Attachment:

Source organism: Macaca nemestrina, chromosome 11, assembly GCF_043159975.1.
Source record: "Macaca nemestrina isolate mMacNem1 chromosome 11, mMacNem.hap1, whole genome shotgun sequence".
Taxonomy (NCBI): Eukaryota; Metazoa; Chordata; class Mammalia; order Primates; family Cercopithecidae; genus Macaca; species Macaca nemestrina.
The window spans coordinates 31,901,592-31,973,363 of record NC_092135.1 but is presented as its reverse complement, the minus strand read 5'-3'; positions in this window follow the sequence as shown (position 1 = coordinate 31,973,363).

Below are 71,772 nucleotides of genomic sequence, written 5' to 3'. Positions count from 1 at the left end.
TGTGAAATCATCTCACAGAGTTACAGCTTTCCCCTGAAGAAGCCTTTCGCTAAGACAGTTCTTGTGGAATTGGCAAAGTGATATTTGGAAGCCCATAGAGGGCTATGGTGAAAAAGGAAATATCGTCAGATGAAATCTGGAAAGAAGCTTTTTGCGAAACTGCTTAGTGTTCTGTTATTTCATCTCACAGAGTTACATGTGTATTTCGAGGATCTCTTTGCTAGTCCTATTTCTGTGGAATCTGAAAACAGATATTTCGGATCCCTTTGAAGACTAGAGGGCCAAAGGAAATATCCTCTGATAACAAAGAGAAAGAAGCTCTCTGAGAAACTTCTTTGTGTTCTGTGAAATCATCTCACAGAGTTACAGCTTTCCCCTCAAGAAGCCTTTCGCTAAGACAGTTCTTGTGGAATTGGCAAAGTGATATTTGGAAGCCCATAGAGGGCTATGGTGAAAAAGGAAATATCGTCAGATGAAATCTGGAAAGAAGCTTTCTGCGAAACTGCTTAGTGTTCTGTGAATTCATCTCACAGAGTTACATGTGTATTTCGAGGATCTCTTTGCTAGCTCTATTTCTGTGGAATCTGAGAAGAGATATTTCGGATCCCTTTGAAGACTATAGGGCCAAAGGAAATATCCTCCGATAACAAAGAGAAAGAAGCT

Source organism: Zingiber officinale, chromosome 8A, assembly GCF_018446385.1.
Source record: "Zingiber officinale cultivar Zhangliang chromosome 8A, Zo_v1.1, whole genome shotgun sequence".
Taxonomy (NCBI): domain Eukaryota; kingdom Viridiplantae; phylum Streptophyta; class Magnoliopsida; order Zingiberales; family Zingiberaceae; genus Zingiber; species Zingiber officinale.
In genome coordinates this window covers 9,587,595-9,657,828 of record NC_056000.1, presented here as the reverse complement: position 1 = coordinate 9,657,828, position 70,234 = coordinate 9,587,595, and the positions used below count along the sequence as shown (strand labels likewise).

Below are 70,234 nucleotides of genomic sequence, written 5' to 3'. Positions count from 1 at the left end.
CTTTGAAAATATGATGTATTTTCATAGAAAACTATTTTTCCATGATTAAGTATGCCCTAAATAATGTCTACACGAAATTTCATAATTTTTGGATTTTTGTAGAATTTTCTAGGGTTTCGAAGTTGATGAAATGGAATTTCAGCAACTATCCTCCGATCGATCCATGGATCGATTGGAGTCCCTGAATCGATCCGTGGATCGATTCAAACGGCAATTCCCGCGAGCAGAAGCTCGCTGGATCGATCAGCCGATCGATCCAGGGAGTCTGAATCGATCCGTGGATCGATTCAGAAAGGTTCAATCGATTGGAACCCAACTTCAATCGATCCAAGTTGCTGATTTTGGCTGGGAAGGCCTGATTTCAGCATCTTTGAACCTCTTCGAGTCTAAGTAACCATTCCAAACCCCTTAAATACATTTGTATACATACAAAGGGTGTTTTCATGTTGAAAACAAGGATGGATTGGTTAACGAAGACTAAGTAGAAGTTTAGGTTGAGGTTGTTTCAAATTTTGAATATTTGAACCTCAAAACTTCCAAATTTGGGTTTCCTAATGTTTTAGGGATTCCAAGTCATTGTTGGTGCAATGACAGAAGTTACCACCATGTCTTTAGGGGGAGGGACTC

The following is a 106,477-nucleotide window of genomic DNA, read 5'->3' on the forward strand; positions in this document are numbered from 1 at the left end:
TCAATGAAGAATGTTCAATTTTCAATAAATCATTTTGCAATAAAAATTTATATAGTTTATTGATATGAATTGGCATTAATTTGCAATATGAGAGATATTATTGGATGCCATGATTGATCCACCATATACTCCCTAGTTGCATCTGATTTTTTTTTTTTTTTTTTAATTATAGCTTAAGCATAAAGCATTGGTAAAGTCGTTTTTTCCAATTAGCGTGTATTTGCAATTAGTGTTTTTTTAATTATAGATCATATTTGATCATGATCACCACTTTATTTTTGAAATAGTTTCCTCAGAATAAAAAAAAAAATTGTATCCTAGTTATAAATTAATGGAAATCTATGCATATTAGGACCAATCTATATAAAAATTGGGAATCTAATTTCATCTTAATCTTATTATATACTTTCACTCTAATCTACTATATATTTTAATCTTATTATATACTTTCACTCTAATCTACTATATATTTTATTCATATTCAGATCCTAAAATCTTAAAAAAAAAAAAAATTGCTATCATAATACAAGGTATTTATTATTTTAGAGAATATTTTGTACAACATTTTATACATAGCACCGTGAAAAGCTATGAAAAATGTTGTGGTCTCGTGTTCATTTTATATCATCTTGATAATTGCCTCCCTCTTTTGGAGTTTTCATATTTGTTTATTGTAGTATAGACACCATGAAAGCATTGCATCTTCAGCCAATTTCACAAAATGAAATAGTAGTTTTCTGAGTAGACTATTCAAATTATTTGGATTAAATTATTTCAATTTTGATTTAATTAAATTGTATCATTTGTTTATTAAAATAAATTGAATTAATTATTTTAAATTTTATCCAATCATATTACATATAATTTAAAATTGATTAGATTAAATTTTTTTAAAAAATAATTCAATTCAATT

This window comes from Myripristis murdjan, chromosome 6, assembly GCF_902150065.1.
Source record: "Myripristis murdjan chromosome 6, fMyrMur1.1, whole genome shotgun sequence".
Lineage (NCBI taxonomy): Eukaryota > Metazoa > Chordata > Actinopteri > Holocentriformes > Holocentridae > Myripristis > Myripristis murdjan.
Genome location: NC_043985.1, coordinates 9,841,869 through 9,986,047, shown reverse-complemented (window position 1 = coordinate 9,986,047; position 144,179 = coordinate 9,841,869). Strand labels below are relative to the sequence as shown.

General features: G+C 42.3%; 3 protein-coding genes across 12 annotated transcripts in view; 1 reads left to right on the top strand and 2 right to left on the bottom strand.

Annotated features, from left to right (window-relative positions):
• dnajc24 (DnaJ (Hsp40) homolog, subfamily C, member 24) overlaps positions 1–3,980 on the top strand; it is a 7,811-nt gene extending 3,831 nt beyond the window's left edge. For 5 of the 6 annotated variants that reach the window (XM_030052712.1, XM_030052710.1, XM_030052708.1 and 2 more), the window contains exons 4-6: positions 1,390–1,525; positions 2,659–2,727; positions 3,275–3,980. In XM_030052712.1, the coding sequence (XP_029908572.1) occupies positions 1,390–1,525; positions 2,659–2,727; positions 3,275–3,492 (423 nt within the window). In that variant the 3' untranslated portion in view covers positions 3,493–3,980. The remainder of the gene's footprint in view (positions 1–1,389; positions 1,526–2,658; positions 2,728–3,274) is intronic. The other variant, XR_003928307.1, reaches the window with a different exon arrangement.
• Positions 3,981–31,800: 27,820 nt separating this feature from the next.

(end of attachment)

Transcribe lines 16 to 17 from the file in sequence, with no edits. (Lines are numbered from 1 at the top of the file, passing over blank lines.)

Source record: "Myripristis murdjan chromosome 6, fMyrMur1.1, whole genome shotgun sequence".
Lineage (NCBI taxonomy): Eukaryota > Metazoa > Chordata > Actinopteri > Holocentriformes > Holocentridae > Myripristis > Myripristis murdjan.